Mako Analysis puts down roots

Mobile data specialist Mako Analysis is approaching its second birthday.

Mako is a great example of the ‘Analyst Firm Cycle’: the process through which analyst firms are formed and accumulates that is similar to the natural ‘Water Cycle‘. Mako was precipitated in 2003, when co-founder Tom Byrd departed the super-caffeinated Mobile Lifestreams boutique.

Today, the firm is a leader in researching the opportunities for Europe’s mobile network operators. Tom and two other principals are generating healthy revenue from this modest niche. The firm’s key activity is the research and sale of just three or four major reports each year focusing on the key tasks facing mobile operators. The reports are also of interest to investment banks, and the firm also conducts a small amount of bespoke research for some handset vendors.

Because the bulk of the firm’s revenues are generated from work with network operators, the firm feels more comfortable in speaking about both the strengths and weaknesses of the handset manufacturers, as is reflected in its recent comments about new handsets from Nokia.

As with most analyst firms, its strength is also its weakness. Analysts following a market in which both buyers and sellers are concentrated will always find it easier to gain a comprehensive outlook on the market, and have fewer potential clients to develop. The mobile handset market is especially fast-paced and paranoid, meaning that projects focused on that niche have interested customers. However, these also imply the weaknesses: Mako’s focus on European networks means that consumer trends in other regions can be passed by. The fast pace of change means that operators need research that is two or three months old, at most; but that short shelf-life means that one bad report can hit the firm’s cash flow hard.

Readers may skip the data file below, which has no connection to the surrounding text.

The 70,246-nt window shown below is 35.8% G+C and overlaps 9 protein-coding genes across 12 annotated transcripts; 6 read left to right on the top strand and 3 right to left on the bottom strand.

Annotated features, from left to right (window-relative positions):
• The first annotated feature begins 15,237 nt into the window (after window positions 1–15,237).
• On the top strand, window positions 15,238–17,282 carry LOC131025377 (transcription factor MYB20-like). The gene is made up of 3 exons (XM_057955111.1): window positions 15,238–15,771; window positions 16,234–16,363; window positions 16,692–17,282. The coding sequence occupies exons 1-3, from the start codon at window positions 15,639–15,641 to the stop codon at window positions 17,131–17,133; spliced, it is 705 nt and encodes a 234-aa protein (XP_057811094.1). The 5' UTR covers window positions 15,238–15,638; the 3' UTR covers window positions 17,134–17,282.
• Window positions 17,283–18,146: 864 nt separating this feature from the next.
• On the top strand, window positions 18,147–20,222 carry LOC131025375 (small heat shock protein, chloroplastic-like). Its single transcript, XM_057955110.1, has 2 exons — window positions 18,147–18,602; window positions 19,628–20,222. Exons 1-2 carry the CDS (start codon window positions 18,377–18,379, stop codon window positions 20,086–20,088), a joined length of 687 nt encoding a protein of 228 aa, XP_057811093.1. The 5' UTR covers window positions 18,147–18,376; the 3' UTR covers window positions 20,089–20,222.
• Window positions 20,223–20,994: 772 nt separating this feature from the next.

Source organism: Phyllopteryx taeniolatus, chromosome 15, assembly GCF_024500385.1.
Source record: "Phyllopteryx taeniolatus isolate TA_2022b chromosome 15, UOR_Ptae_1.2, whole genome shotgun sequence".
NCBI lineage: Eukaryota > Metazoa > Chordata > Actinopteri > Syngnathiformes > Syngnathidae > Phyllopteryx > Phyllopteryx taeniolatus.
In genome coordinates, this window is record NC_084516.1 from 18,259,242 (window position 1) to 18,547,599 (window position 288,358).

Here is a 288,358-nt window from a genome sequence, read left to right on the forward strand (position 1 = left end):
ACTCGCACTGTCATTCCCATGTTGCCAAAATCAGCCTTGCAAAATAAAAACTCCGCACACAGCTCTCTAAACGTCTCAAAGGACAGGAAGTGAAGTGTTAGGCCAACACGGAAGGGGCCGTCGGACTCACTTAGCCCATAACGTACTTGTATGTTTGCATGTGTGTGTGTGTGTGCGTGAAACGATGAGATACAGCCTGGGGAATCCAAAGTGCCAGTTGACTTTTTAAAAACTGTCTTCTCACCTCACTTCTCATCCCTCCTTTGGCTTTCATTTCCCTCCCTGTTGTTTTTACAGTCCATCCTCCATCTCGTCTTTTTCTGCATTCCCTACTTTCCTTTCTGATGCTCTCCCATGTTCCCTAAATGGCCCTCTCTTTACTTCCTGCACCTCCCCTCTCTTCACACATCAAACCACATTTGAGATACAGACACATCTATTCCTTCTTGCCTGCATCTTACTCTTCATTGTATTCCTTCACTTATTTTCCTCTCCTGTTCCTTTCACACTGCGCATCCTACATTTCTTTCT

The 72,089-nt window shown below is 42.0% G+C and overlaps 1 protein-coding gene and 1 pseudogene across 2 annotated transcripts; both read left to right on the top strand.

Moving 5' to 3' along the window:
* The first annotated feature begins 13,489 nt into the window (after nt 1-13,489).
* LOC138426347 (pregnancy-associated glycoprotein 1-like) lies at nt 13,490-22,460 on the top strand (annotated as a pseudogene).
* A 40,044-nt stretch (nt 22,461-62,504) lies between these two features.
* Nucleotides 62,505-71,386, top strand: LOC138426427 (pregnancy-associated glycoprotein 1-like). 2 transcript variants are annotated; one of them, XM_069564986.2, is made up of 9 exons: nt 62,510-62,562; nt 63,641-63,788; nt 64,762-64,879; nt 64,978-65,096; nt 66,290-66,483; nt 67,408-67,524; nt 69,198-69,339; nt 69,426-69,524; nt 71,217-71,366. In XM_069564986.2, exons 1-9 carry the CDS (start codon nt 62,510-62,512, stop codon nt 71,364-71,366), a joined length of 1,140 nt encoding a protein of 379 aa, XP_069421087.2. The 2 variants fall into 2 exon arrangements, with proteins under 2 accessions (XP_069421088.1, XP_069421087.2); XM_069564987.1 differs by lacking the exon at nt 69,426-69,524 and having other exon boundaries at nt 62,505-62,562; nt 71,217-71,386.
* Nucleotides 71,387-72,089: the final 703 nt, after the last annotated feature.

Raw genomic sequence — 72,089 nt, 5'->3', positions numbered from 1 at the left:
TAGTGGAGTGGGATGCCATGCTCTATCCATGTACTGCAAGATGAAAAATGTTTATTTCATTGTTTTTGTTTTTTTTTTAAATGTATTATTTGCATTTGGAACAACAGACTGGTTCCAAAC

Similarly, the firm’s small size means that it can be overlooked. Of course, to have three analysts focused on European mobile operators means that Mako can go head to head, in its expertise, with the largest firms. However, many people just don’t know it. I know of one operator about which Mako made a negative comment: the operator’s first reaction was to attempt to discredit Mako because it was not heard of; only later did it contact the firm and attempt to understand that it is a respected and deeply credible analyst firm in its niche.

So what can a firm like Mako do? Considering the modest size of its niche, the key imperative is to be well run: to turn a larger number of one-off clients into a smaller number of subscribing clients; to generate enough profit to allow the firm to re-invest into the business; to defend its particular advantage (in this case, being a nimble ueber-specialist that can respond fast to topical developments); and to raise its profile. In Mako’s case, there’s good progress – especially in raising its profile: the thousands-strong circulation of the firm’s free Industry Journal is more than healthy.

The ‘Analyst Firm Cycle’ suggests that Precipitation is followed by Collection: the firm will gain more scale both informally and formally. Informally, the firm can add adjunct consultants to its core team, who work with the firm as an when needed. It can partners with other firms to share core research, to broaden the portfolio of research it can sell and resell. It can share sales infrastructure through providers like Valley View Ventures. However, the general tendency is towards merger with similar firms focusing on other niches or other regions, as we have seen in the US roll-up of Baroudi, Bloor and Hurwitz.

Duncan Chapple

Duncan Chapple is the preeminent consultant on optimising international analyst relations and the value created by analyst firms. As SageCircle research director, Chapple directs programs that assess and increase the business value of relationships with industry analysts and sourcing advisors.